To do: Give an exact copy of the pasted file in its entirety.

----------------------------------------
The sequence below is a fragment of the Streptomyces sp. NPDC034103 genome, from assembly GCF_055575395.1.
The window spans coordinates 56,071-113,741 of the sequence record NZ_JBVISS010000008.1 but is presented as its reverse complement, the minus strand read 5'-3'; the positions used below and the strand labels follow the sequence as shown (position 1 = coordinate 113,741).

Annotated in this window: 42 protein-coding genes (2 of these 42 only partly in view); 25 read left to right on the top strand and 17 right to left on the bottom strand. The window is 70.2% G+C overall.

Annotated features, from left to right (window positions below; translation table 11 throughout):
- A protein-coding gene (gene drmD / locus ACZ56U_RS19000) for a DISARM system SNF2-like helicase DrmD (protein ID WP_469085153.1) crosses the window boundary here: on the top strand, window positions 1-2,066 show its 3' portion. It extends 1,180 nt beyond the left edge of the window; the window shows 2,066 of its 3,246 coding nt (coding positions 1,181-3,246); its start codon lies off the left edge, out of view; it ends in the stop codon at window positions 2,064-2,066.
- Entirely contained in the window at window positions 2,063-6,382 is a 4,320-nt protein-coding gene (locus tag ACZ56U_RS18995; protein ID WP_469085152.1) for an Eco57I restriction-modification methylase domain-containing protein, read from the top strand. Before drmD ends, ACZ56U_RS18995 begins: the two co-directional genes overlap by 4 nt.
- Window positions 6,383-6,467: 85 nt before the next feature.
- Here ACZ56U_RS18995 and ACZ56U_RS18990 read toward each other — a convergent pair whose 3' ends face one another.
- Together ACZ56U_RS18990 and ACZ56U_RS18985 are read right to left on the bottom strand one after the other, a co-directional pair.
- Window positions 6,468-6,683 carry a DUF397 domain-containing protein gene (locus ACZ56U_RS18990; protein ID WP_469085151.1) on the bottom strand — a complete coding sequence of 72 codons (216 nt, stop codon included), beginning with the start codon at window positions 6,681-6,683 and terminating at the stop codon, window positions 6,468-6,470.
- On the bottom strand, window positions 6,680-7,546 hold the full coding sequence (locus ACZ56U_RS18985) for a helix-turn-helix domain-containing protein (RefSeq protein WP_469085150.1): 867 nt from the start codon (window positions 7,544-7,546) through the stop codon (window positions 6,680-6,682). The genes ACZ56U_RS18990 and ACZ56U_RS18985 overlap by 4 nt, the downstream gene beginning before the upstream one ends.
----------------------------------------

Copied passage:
The sequence below is a fragment of the Streptomyces sp. NPDC034103 genome, from assembly GCF_055575395.1.
The window spans coordinates 56,071-113,741 of the sequence record NZ_JBVISS010000008.1 but is presented as its reverse complement, the minus strand read 5'-3'; the positions used below and the strand labels follow the sequence as shown (position 1 = coordinate 113,741).

Annotated in this window: 42 protein-coding genes (2 of these 42 only partly in view); 25 read left to right on the top strand and 17 right to left on the bottom strand. The window is 70.2% G+C overall.

Annotated features, from left to right (window positions below; translation table 11 throughout):
- A protein-coding gene (gene drmD / locus ACZ56U_RS19000) for a DISARM system SNF2-like helicase DrmD (protein ID WP_469085153.1) crosses the window boundary here: on the top strand, window positions 1-2,066 show its 3' portion. It extends 1,180 nt beyond the left edge of the window; the window shows 2,066 of its 3,246 coding nt (coding positions 1,181-3,246); its start codon lies off the left edge, out of view; it ends in the stop codon at window positions 2,064-2,066.
- Entirely contained in the window at window positions 2,063-6,382 is a 4,320-nt protein-coding gene (locus tag ACZ56U_RS18995; protein ID WP_469085152.1) for an Eco57I restriction-modification methylase domain-containing protein, read from the top strand. Before drmD ends, ACZ56U_RS18995 begins: the two co-directional genes overlap by 4 nt.
- Window positions 6,383-6,467: 85 nt before the next feature.
- Here ACZ56U_RS18995 and ACZ56U_RS18990 read toward each other — a convergent pair whose 3' ends face one another.
- Together ACZ56U_RS18990 and ACZ56U_RS18985 are read right to left on the bottom strand one after the other, a co-directional pair.
- Window positions 6,468-6,683 carry a DUF397 domain-containing protein gene (locus ACZ56U_RS18990; protein ID WP_469085151.1) on the bottom strand — a complete coding sequence of 72 codons (216 nt, stop codon included), beginning with the start codon at window positions 6,681-6,683 and terminating at the stop codon, window positions 6,468-6,470.
- On the bottom strand, window positions 6,680-7,546 hold the full coding sequence (locus ACZ56U_RS18985) for a helix-turn-helix domain-containing protein (RefSeq protein WP_469085150.1): 867 nt from the start codon (window positions 7,544-7,546) through the stop codon (window positions 6,680-6,682). The genes ACZ56U_RS18990 and ACZ56U_RS18985 overlap by 4 nt, the downstream gene beginning before the upstream one ends.